Concerning the Syrian refugee situation, people who support refugees have invoked the compassionate side of Christ to support their cause. Many have done this before in other situations, and in my opinion, have done so incorrectly. In this case, however, I think it’s the correct approach.
People who support liberal economic policies have tried using Christian ethics of compassion and helping the poor for their cause. I have disagreed with this, though, because the very nature of compassion and helping the poor has always been one of a voluntary nature in the New Testament. Furthermore, Jesus’ way of doing things when He was on earth never involved gaining political power or forcing people to do things. Also, I think the government’s efforts to help people are usually misguided.
However, the issue of letting refugees come is not an issue of the government so much actively doing something, but not actively preventing something. I don’t think the government should do things to actively promote Christ’s kingdom, but I don’t think it should do things to prevent it either. When the government prevents people from coming to the country, that is an active thing. I’m not saying government should have no role in protecting/enforcing borders, but I, on the whole, support letting whoever wants to come here, to come here. I think any regulations and laws concerning immigration should be focused on security, and not out of trying to regulate the economy or preserve a certain culture.
As far as the security issue, Cato has touched on this.
Of the 859,629 refugees admitted from 2001 onwards, only three have been convicted of planning terrorist attacks on targets outside of the United States, and none was successfully carried out. That is one terrorism-planning conviction for every 286,543 refugees that have been admitted. To put that in perspective, about 1 in every 22,541 Americans committed murder in 2014. The terrorist threat from Syrian refugees in the United States is hyperbolically over-exaggerated and we have very little to fear from them because the refugee vetting system is so thorough.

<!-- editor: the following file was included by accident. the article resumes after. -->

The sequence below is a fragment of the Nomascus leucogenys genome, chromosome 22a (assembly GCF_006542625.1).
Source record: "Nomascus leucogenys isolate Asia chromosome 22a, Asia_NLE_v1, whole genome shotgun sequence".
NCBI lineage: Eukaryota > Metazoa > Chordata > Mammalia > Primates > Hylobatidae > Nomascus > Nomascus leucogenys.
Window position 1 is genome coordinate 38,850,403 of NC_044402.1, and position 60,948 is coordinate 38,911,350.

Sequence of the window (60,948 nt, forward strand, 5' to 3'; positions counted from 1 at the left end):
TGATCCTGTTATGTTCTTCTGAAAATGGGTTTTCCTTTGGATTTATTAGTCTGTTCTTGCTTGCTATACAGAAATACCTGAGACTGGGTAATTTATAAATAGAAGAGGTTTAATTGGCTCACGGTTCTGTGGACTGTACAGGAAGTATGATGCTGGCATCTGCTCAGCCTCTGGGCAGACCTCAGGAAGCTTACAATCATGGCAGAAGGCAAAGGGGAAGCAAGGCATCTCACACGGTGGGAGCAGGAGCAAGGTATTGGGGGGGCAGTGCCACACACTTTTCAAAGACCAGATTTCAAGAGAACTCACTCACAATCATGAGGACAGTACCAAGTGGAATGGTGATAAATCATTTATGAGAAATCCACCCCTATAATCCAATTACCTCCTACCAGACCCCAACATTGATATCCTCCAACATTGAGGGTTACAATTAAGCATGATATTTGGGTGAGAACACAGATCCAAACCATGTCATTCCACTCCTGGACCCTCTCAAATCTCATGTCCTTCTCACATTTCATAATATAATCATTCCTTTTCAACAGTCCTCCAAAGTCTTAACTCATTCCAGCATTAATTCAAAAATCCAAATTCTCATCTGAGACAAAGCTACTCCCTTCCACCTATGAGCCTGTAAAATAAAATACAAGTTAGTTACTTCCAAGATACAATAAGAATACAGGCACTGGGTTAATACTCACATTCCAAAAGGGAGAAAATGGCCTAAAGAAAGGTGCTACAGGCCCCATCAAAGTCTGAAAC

I guess one could argue that we shouldn’t let anyone come here since there is any threat at all, but I think this idea has philosophical ramifications that don’t align well with Christ either.
Now, letting refugees come is not a financially neutral issue. Some money is involved in letting refugees come and set up camp. But I feel like this money is incidental to the whole issue at hand. Refugees, and immigrants on the whole for the matter, are not simply financial sponges; they can get jobs and contribute as much as any of us. Furthermore, private giving to the cause is always welcome.
So, unfortunately, people have used the name of Christ to expand government dramatically and use simplistic thinking for bad economic ideas, and so the cries of using Christian compassion may fall on deaf ears, especially among conservative circles. But I think, in this case, Christian compassion is an applicable argument, as it means the government isn’t preventing the application of Christian values.